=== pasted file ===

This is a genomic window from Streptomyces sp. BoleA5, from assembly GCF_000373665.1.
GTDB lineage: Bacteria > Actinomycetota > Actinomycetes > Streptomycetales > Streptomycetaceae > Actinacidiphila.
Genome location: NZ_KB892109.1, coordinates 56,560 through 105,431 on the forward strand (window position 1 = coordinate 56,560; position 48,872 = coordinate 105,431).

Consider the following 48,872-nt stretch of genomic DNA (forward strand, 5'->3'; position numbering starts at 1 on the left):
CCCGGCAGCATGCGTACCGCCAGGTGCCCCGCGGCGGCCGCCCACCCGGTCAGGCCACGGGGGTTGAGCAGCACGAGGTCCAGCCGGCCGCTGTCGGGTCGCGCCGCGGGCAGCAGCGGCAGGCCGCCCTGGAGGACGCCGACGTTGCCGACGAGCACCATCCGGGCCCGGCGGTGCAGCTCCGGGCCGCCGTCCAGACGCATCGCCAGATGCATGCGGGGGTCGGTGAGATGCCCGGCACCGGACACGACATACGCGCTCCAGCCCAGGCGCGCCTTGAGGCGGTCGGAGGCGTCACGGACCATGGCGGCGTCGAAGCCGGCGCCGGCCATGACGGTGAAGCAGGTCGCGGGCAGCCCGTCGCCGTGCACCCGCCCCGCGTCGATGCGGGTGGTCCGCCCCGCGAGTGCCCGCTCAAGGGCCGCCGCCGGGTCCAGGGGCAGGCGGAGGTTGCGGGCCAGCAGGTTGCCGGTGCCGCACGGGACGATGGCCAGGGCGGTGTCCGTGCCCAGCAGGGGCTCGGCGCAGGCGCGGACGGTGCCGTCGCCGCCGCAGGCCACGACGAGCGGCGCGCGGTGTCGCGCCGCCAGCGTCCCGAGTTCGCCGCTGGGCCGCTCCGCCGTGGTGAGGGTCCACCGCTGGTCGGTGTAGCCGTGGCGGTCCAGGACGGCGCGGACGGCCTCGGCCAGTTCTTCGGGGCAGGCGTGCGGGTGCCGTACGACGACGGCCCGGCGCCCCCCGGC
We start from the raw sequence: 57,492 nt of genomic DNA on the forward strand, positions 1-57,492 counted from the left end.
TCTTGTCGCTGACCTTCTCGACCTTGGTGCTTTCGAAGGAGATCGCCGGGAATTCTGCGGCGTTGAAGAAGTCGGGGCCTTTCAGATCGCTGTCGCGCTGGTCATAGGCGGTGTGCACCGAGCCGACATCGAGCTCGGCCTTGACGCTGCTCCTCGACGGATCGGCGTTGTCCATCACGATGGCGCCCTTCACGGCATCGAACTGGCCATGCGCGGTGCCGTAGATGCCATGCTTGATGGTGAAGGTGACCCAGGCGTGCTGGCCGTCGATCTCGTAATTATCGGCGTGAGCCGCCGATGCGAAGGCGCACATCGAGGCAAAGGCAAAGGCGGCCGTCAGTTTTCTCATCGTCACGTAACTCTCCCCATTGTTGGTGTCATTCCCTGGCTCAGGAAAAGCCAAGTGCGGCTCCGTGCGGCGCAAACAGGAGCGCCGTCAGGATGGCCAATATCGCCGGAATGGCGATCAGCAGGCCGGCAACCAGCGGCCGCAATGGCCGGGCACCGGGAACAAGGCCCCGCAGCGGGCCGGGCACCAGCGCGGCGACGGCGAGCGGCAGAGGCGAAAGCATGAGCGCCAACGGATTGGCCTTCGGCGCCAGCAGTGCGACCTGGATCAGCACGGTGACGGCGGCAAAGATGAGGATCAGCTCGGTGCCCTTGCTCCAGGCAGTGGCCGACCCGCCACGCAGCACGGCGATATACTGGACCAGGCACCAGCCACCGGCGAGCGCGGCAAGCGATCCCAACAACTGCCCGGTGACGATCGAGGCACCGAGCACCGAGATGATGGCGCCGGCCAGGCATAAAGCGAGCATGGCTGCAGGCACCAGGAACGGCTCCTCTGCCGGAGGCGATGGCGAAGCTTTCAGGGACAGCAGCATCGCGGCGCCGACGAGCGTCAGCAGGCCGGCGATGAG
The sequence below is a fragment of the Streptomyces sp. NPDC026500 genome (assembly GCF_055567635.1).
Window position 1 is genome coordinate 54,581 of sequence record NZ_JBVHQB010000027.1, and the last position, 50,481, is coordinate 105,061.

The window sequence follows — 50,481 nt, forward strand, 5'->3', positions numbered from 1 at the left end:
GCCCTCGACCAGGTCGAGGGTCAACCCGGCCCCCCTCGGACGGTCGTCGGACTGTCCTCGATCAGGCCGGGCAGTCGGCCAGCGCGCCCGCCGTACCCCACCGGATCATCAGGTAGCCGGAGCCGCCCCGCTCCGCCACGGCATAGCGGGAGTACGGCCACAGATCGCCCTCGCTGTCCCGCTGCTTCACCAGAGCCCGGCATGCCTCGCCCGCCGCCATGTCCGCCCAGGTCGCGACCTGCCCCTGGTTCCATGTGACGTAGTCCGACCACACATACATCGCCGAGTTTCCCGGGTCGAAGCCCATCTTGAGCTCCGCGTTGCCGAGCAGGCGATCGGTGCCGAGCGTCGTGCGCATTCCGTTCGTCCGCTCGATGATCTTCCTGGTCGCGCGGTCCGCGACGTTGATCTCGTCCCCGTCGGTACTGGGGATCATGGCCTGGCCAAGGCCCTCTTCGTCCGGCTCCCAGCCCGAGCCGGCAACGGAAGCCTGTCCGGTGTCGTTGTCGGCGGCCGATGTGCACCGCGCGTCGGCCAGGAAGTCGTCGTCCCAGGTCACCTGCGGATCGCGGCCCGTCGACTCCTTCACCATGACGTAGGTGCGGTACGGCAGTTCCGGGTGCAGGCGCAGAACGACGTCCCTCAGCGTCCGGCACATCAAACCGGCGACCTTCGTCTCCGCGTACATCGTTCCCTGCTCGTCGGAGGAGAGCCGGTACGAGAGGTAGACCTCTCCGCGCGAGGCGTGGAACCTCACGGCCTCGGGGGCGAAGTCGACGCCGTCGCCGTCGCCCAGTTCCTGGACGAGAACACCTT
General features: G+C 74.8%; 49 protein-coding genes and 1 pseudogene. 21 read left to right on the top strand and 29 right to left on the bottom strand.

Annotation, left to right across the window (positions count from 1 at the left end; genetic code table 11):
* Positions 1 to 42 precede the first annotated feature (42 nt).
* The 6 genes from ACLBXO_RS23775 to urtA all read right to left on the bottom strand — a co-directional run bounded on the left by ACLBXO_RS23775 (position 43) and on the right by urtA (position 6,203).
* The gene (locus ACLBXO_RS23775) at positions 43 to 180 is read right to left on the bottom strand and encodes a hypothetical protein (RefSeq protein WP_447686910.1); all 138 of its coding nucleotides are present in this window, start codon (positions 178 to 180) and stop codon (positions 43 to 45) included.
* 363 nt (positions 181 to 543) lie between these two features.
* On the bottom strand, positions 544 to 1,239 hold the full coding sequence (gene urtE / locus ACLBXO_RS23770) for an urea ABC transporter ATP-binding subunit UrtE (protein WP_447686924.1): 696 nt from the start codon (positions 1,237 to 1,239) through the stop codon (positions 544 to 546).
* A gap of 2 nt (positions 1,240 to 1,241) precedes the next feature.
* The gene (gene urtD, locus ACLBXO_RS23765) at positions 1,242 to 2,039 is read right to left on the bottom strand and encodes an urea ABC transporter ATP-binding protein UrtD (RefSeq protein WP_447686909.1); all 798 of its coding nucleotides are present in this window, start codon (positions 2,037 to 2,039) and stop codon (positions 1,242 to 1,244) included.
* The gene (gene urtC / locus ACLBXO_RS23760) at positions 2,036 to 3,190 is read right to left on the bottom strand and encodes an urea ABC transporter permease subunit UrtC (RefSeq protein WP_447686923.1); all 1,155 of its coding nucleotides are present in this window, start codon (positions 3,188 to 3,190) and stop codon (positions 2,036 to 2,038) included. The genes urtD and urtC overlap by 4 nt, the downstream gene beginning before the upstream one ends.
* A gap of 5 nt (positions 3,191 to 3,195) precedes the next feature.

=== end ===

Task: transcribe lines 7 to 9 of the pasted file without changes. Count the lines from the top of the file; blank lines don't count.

TCTTGTCGCTGACCTTCTCGACCTTGGTGCTTTCGAAGGAGATCGCCGGGAATTCTGCGGCGTTGAAGAAGTCGGGGCCTTTCAGATCGCTGTCGCGCTGGTCATAGGCGGTGTGCACCGAGCCGACATCGAGCTCGGCCTTGACGCTGCTCCTCGACGGATCGGCGTTGTCCATCACGATGGCGCCCTTCACGGCATCGAACTGGCCATGCGCGGTGCCGTAGATGCCATGCTTGATGGTGAAGGTGACCCAGGCGTGCTGGCCGTCGATCTCGTAATTATCGGCGTGAGCCGCCGATGCGAAGGCGCACATCGAGGCAAAGGCAAAGGCGGCCGTCAGTTTTCTCATCGTCACGTAACTCTCCCCATTGTTGGTGTCATTCCCTGGCTCAGGAAAAGCCAAGTGCGGCTCCGTGCGGCGCAAACAGGAGCGCCGTCAGGATGGCCAATATCGCCGGAATGGCGATCAGCAGGCCGGCAACCAGCGGCCGCAATGGCCGGGCACCGGGAACAAGGCCCCGCAGCGGGCCGGGCACCAGCGCGGCGACGGCGAGCGGCAGAGGCGAAAGCATGAGCGCCAACGGATTGGCCTTCGGCGCCAGCAGTGCGACCTGGATCAGCACGGTGACGGCGGCAAAGATGAGGATCAGCTCGGTGCCCTTGCTCCAGGCAGTGGCCGACCCGCCACGCAGCACGGCGATATACTGGACCAGGCACCAGCCACCGGCGAGCGCGGCAAGCGATCCCAACAACTGCCCGGTGACGATCGAGGCACCGAGCACCGAGATGATGGCGCCGGCCAGGCATAAAGCGAGCATGGCTGCAGGCACCAGGAACGGCTCCTCTGCCGGAGGCGATGGCGAAGCTTTCAGGGACAGCAGCATCGCGGCGCCGACGAGCGTCAGCAGGCCGGCGATGAG
The sequence below is a fragment of the Streptomyces sp. NPDC026500 genome (assembly GCF_055567635.1).
Window position 1 is genome coordinate 54,581 of sequence record NZ_JBVHQB010000027.1, and the last position, 50,481, is coordinate 105,061.